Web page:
DVD Copying Software Pulled Off Shelves
By Maria Cheung
Reviewed by Jennifer Williams
Real Networks, the company that manufactures RealDVD, a DVD copying software, has agreed to pay $ 4.5 million and to permanently stop selling the software as part of its settlement deal with six major Hollywood film studios. The lawsuit began in 2008, when the film studios sued Real Networks and accused the company of selling software that essentially helped consumers steal the content of various DVDs by enabling the public to copy the DVDs. The studios probably sued the company for contributory infringement because Real Networks was distributing a device that could materially contribute to the infringement and the company probably had knowledge that the device could be used in an infringing way.
As a defense, Real Networks basically argued the Sony defense, which bars a manufacturer or seller who distributes a device that has substantially non-infringing uses from being sued for contributory infringement. The company argued that RealDVD was designed only to let consumers make a back up copy of movies on their PC hard drive.
The U.S. district court for the Northern District of California granted a preliminary injunction against sales of the product last year. The court stated that RealDVD violates federal law and a license agreement that the company had previously signed with the DVD Copy Control Association. The case had been scheduled to go to trial but Real Networks ultimately settled the case with the six Hollywood movie studios, Viacom and the DVD Copy Control Association. Real Networks will withdraw its appeal of the preliminary injunction and stop supporting RealDVD or any other technology that allows consumers to duplicate copyrighted content. The company plans to also reimburse the 2,700 people who paid $30.00 to purchase the device. The $4.5 million paid to the film studios is to cover their legal costs.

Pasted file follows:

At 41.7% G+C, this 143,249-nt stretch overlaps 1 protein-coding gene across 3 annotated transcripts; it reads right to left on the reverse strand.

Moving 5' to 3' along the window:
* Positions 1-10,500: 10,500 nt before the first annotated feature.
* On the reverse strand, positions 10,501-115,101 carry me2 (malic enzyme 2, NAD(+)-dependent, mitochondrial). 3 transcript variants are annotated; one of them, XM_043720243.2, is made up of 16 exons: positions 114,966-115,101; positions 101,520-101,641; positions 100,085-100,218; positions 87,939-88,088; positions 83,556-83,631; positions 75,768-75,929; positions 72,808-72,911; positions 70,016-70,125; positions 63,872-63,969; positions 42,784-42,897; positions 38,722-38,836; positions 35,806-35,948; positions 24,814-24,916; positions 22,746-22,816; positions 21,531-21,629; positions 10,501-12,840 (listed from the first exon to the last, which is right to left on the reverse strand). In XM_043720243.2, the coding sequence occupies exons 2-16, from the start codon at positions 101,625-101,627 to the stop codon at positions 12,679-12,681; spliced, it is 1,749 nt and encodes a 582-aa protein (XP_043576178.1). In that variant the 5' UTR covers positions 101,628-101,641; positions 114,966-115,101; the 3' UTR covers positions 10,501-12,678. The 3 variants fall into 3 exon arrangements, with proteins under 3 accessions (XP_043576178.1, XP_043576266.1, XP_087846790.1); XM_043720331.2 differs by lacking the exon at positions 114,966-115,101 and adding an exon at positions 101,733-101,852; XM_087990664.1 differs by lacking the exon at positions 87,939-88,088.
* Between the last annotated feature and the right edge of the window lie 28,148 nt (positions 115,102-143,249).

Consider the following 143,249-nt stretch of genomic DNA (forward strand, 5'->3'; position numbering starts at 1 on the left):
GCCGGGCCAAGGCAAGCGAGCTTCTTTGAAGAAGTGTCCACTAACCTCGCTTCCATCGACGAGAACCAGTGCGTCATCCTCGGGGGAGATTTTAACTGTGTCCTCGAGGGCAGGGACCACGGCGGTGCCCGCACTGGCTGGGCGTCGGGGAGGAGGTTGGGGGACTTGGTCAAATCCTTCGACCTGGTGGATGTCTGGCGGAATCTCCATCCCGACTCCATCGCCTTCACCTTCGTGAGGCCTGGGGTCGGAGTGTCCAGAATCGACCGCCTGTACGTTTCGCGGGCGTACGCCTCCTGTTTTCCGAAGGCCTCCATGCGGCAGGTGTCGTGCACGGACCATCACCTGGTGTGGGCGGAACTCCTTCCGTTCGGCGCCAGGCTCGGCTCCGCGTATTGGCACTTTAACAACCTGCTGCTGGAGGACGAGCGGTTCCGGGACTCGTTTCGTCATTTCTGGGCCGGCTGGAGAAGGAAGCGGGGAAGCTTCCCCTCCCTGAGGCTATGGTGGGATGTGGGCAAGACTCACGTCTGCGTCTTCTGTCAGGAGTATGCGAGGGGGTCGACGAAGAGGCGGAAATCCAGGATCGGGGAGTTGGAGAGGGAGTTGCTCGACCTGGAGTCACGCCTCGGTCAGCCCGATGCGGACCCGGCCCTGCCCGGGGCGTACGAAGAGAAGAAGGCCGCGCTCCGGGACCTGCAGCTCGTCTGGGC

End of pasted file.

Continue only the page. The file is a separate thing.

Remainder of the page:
It is interesting to me that Real Networks tried to argue the Sony defense because in my opinion its defense that its device was only designed to let consumers make backup copies of films on their PC hard drive is not a valid Sony defense. The Sony defense comes from a case in which Universal Studios sued Sony Corporation, the manufacturer of the VCR device for contributory infringement. The court in that case held that Sony did not infringe on Universal’s copyright because the VCR has substantial commercially significant non-infringing uses. The VCR allowed consumers to record shows or films that they otherwise could not watch at the time the shows or films were aired and enabled the consumers to watch the shows or films at a later time. Sony, like Real Networks, could not control how consumers used the devices but the VCR had a more valid substantial non-infringing purpose. There is no genuine non-infringing use of the RealDVD since if the consumer possesses a legal copy of the DVD already, there is no need to make a copy on the consumer’s hard-drive or on an external USB hard-drive unless the consumer plans to sell the DVD or give it away. The RealDVD device was not being used simply for unauthorized home time shifting, which the court held was a legitimate fair use of the VCR in the Sony case. It was truly being used for infringement purposes.
I, for one, am happy that Real Networks settled the case because perhaps it will re-enforce the concepts of copyright law, which so often seem to be forgotten. Although we live in world of freedom of information and technology, it is important to remember artists’ rights and to respect copyright law. In a world with Netflix and iTunes, there is simply no need for a device that allows consumers to personally duplicate copyrighted materials at home.